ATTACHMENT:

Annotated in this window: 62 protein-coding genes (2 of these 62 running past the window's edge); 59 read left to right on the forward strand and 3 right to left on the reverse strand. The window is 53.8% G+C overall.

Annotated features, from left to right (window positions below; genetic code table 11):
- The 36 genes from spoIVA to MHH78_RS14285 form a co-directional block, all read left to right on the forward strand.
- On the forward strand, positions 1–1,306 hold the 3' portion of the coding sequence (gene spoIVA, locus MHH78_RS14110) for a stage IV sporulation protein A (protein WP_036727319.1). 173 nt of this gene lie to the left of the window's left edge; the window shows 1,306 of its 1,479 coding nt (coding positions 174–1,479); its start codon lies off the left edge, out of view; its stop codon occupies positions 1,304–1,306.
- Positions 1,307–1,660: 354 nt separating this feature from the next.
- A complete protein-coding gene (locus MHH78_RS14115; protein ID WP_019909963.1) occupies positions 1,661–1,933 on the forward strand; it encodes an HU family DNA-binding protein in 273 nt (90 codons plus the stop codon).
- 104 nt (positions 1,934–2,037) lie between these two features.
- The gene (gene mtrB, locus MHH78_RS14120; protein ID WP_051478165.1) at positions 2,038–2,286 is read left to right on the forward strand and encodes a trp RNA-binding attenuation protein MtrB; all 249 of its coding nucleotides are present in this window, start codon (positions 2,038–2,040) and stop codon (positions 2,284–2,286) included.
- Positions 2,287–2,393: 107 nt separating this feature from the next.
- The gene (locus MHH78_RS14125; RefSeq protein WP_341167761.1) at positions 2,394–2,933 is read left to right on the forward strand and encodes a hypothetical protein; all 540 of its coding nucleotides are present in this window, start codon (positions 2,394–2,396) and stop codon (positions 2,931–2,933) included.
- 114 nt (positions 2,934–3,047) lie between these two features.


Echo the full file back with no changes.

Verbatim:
Annotated in this window: 62 protein-coding genes (2 of these 62 running past the window's edge); 59 read left to right on the forward strand and 3 right to left on the reverse strand. The window is 53.8% G+C overall.

Annotated features, from left to right (window positions below; genetic code table 11):
- The 36 genes from spoIVA to MHH78_RS14285 form a co-directional block, all read left to right on the forward strand.
- On the forward strand, positions 1–1,306 hold the 3' portion of the coding sequence (gene spoIVA, locus MHH78_RS14110) for a stage IV sporulation protein A (protein WP_036727319.1). 173 nt of this gene lie to the left of the window's left edge; the window shows 1,306 of its 1,479 coding nt (coding positions 174–1,479); its start codon lies off the left edge, out of view; its stop codon occupies positions 1,304–1,306.
- Positions 1,307–1,660: 354 nt separating this feature from the next.
- A complete protein-coding gene (locus MHH78_RS14115; protein ID WP_019909963.1) occupies positions 1,661–1,933 on the forward strand; it encodes an HU family DNA-binding protein in 273 nt (90 codons plus the stop codon).
- 104 nt (positions 1,934–2,037) lie between these two features.
- The gene (gene mtrB, locus MHH78_RS14120; protein ID WP_051478165.1) at positions 2,038–2,286 is read left to right on the forward strand and encodes a trp RNA-binding attenuation protein MtrB; all 249 of its coding nucleotides are present in this window, start codon (positions 2,038–2,040) and stop codon (positions 2,284–2,286) included.
- Positions 2,287–2,393: 107 nt separating this feature from the next.
- The gene (locus MHH78_RS14125; RefSeq protein WP_341167761.1) at positions 2,394–2,933 is read left to right on the forward strand and encodes a hypothetical protein; all 540 of its coding nucleotides are present in this window, start codon (positions 2,394–2,396) and stop codon (positions 2,931–2,933) included.
- 114 nt (positions 2,934–3,047) lie between these two features.